I’m a big fan of rye whiskey, which means tangentially I’m also pretty fond of Canadian whiskey. That is… if they do it right. A higher than usual rye content makes me happy, and I always wonder what that would taste like with a little bit more age. Enter: Ellington Reserve to answer my question. (Hopefully.)
Ellington isn’t actually a brand that exists in Canada. In fact, the trademark is owned by the Minnesota-based United States Distilled Products Co., which is probably the most bland and corporate name you could imagine for a business.
Founded in 1981, USDP is a bottling company that imports and sources spirits from other distilleries, creates its own brands, and sells them primarily in the Midwest United States.
I really have nothing to work with here. Usually we get at least some hints from the appellation on the bottle, but in this case the label is about as useful as a strip of duct tape with “whiskey” written in Sharpie on it.
Normally, you’d expect that Canadian whiskey would be made from a larger proportion of rye grains than others, but that isn’t a legal requirement. So all we can say about this spirit is that it was probably made from grains of some sort (I know, informative), fermented, and then distilled.
What the bottle does tell us is that the produced whiskey is aged for eight years in charred oak barrels. But even here there’s a mystery: are they new charred oak barrels, which would add more flavor than previously used barrels? And if they were previously used, was there some other spirit in there that might flavor this whiskey like a sherry Or an American bourbon? We just don’t know.
Since the whiskey says it was bottled in Minnesota (presumably at the USDP facility there), we can assume that this is mass produced and shipped across the Canadian border before USDP bottles it and ships it out for distribution.
For a white label whiskey, this bottle design actually isn’t terrible.
The bottle itself is a pretty simple and straightforward design, a plain round bottle with flat straight sides that gently round at the shoulder to a short neck. The bottle is capped off with a plastic screw-on top that is shrink wrapped in place.
On the front are two labels with ragged edges clearly designed to mimic weathered and aged labels. They aren’t, obviously, but I suppose it does add a bit of character to an otherwise unremarkable design. On those labels is a Canadian red maple leaf, the basic information about the spirit, and… that’s it.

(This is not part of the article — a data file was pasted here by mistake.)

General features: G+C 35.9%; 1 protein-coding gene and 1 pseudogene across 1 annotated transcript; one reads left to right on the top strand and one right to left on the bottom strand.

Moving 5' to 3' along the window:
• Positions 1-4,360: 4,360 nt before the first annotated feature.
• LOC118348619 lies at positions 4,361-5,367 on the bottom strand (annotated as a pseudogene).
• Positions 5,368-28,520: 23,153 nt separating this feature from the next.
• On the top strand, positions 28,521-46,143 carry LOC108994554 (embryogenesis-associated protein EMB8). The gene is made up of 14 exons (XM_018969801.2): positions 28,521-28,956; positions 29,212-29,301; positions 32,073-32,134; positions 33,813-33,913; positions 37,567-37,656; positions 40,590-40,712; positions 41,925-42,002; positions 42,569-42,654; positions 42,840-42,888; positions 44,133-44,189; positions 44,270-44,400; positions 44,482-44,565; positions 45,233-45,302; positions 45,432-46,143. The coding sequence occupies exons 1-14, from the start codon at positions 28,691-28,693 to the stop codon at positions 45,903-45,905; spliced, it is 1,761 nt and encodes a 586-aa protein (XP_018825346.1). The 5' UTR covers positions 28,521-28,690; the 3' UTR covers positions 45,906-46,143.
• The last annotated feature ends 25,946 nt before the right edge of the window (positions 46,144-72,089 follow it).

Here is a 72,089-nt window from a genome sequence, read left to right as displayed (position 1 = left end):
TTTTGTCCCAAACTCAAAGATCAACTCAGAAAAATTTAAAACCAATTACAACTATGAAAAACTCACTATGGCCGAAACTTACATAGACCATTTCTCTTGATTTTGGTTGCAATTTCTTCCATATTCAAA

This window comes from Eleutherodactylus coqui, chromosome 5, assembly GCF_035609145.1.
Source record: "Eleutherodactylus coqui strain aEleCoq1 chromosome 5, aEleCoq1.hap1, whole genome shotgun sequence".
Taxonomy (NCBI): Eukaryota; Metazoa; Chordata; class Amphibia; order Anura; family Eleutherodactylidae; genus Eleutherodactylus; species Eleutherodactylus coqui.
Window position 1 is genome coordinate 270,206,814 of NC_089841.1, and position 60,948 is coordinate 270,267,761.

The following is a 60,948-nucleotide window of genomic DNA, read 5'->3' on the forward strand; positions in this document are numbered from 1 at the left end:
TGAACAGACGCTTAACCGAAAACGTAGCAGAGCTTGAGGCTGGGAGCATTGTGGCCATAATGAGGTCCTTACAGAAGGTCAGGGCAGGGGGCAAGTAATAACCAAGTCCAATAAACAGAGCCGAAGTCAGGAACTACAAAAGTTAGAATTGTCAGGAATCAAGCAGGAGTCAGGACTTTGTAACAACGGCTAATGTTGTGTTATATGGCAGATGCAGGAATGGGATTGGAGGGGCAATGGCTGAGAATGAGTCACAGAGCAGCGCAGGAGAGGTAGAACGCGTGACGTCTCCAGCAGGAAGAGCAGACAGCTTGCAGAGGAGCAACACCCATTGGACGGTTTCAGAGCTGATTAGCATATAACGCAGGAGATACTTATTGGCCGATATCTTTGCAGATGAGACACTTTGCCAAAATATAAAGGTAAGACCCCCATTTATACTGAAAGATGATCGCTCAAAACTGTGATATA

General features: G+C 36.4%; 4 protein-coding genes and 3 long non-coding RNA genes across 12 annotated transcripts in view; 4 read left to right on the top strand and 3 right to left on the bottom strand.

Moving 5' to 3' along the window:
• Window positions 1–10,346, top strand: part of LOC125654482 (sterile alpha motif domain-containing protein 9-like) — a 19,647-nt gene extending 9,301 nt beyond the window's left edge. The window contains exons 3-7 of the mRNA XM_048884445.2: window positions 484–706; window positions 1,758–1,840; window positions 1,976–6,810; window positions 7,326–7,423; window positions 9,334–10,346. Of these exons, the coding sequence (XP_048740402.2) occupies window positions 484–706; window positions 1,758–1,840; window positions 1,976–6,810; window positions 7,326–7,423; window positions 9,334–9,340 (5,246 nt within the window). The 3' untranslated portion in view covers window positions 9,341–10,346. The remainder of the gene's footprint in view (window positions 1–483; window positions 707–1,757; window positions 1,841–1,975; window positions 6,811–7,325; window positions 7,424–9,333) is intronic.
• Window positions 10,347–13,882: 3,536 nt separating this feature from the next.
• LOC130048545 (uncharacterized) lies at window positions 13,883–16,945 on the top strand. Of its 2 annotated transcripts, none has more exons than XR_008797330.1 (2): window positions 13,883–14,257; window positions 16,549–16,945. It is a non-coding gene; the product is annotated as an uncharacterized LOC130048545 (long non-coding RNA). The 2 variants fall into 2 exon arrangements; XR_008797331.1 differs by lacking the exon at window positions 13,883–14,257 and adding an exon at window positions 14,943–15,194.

I do like that the labels are small enough that you can still easily see the whiskey in the bottle. Just big enough to catch your eye but not so big that they are an awful distraction from the star of the show.
While the contents of this bottle might be a mystery, it sure smells like a traditional Canadian rye whiskey on first blush. It’s like a slice of toasted rye bread with some brown sugar and butter on top, which I’m not mad about.
Taking a sip, the very first thing you get is a heavy hit of caramel sweetness coming through. As the flavor develops, there’s a bit of vanilla that joins the party, followed pretty shortly by an unfortunate bitterness and chemical taste that continues through to the aftertaste. Things start well but quickly go off the rails.
There is absolutely some pepper spice that comes at the end and adds some kick, but it is almost completely masked by that poor aftertaste.
Ice can solve a lot of problems in a whiskey. Done right, it reduces bitterness, tones down tough flavors, and generally improves otherwise poor spirits.
In this case, all of that holds true — the caramel and vanilla flavors are still there and the pepper spice at the end remains, but that bitterness and chemical aspect is significantly reduced. It isn’t completely gone, but at this point it is barely noticeable. Ice is definitely a helpful addition to this spirit.
Cocktail (Old Fashioned)
You’d think that with the existing bitterness in the spirit, adding even more bitters would be a terrible idea. And generally, you’d be right. But if you also add in the required sugar (and maybe a bit of cherry) it completely turns things around.
What you end up with here is a cocktail that has a lot of the usual great aged whiskey flavors — the vanilla, the caramel, a touch of toasted oak — that mix well with the angostura bitters, and there’s even a bit of black pepper that comes in to add some complexity.
Generally speaking, cocktails are designed to make crappy spirits palatable. They are even better with quality spirits, but this is a textbook example in which a not-great spirit is made more palatable by adding the right mixers.
This is a mixed bag here.
Generally, things are going well. This is hitting a lot of the requirements that I usually have for a mule: specifically, that there is some good balance with the ginger beer and there’s a bit of uniqueness in the pepper spice that makes it more interesting than a vodka-based version.
But there’s a problem: the bitterness is back. There just isn’t enough sweetness in here to completely cancel it out, and the combination of the natural bitterness in the spirit and the bitterness of the ginger beer is too much to handle.
It isn’t the worst thing I’ve ever had, but it isn’t something I would necessarily seek out, considering other options available. There are plenty of other good Canadian whiskeys out there besides this one, and some at even cheaper prices.
|Ellington Reserve Aged 8 Years Canadian Whisky|
Aging: 8 Years
Proof: 40% ABV
Price: $18.99 / 750 ml
Overall Rating: 1/5
They can feel free to reserve all the bottles for themselves.